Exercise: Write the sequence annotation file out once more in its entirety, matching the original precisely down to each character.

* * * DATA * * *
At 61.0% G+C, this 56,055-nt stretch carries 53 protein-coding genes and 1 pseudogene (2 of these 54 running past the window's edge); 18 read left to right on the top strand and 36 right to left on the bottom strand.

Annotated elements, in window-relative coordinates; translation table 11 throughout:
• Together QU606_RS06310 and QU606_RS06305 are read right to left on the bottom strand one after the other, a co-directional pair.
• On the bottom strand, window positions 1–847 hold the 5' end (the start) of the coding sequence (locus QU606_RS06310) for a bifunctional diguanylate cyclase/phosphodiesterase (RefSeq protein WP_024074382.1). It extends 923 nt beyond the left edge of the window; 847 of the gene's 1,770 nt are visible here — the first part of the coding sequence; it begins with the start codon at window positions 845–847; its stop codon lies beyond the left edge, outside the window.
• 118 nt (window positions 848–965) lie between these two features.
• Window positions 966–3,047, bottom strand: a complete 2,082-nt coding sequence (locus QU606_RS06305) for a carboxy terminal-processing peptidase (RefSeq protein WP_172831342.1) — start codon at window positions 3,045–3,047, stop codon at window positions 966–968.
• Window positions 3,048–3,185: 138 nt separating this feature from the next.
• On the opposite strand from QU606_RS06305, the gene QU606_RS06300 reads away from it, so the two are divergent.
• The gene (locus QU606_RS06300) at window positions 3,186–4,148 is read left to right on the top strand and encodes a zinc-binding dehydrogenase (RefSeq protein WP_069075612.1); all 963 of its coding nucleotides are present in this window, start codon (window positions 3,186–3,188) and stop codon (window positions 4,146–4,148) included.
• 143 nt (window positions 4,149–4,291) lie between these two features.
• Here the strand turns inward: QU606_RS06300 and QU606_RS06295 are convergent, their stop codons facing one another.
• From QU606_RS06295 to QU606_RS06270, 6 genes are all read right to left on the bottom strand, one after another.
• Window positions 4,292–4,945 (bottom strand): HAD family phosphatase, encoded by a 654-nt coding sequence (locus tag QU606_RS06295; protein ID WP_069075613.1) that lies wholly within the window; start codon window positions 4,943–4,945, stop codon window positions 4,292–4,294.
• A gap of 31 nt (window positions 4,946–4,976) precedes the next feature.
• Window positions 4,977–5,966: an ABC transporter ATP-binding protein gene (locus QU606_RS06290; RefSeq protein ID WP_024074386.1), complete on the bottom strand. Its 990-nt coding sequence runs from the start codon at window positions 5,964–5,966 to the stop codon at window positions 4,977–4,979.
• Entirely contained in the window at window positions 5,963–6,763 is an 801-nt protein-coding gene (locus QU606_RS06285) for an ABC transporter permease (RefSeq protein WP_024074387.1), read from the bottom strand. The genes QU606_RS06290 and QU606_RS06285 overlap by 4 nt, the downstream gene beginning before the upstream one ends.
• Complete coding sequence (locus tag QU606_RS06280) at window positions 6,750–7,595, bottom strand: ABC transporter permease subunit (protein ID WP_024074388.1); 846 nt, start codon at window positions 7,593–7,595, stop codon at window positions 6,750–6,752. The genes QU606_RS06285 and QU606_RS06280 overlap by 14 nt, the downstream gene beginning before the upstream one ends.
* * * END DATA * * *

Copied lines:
At 61.0% G+C, this 56,055-nt stretch carries 53 protein-coding genes and 1 pseudogene (2 of these 54 running past the window's edge); 18 read left to right on the top strand and 36 right to left on the bottom strand.

Annotated elements, in window-relative coordinates; translation table 11 throughout:
• Together QU606_RS06310 and QU606_RS06305 are read right to left on the bottom strand one after the other, a co-directional pair.
• On the bottom strand, window positions 1–847 hold the 5' end (the start) of the coding sequence (locus QU606_RS06310) for a bifunctional diguanylate cyclase/phosphodiesterase (RefSeq protein WP_024074382.1). It extends 923 nt beyond the left edge of the window; 847 of the gene's 1,770 nt are visible here — the first part of the coding sequence; it begins with the start codon at window positions 845–847; its stop codon lies beyond the left edge, outside the window.
• 118 nt (window positions 848–965) lie between these two features.
• Window positions 966–3,047, bottom strand: a complete 2,082-nt coding sequence (locus QU606_RS06305) for a carboxy terminal-processing peptidase (RefSeq protein WP_172831342.1) — start codon at window positions 3,045–3,047, stop codon at window positions 966–968.
• Window positions 3,048–3,185: 138 nt separating this feature from the next.
• On the opposite strand from QU606_RS06305, the gene QU606_RS06300 reads away from it, so the two are divergent.
• The gene (locus QU606_RS06300) at window positions 3,186–4,148 is read left to right on the top strand and encodes a zinc-binding dehydrogenase (RefSeq protein WP_069075612.1); all 963 of its coding nucleotides are present in this window, start codon (window positions 3,186–3,188) and stop codon (window positions 4,146–4,148) included.
• 143 nt (window positions 4,149–4,291) lie between these two features.
• Here the strand turns inward: QU606_RS06300 and QU606_RS06295 are convergent, their stop codons facing one another.
• From QU606_RS06295 to QU606_RS06270, 6 genes are all read right to left on the bottom strand, one after another.
• Window positions 4,292–4,945 (bottom strand): HAD family phosphatase, encoded by a 654-nt coding sequence (locus tag QU606_RS06295; protein ID WP_069075613.1) that lies wholly within the window; start codon window positions 4,943–4,945, stop codon window positions 4,292–4,294.
• A gap of 31 nt (window positions 4,946–4,976) precedes the next feature.
• Window positions 4,977–5,966: an ABC transporter ATP-binding protein gene (locus QU606_RS06290; RefSeq protein ID WP_024074386.1), complete on the bottom strand. Its 990-nt coding sequence runs from the start codon at window positions 5,964–5,966 to the stop codon at window positions 4,977–4,979.
• Entirely contained in the window at window positions 5,963–6,763 is an 801-nt protein-coding gene (locus QU606_RS06285) for an ABC transporter permease (RefSeq protein WP_024074387.1), read from the bottom strand. The genes QU606_RS06290 and QU606_RS06285 overlap by 4 nt, the downstream gene beginning before the upstream one ends.
• Complete coding sequence (locus tag QU606_RS06280) at window positions 6,750–7,595, bottom strand: ABC transporter permease subunit (protein ID WP_024074388.1); 846 nt, start codon at window positions 7,593–7,595, stop codon at window positions 6,750–6,752. The genes QU606_RS06285 and QU606_RS06280 overlap by 14 nt, the downstream gene beginning before the upstream one ends.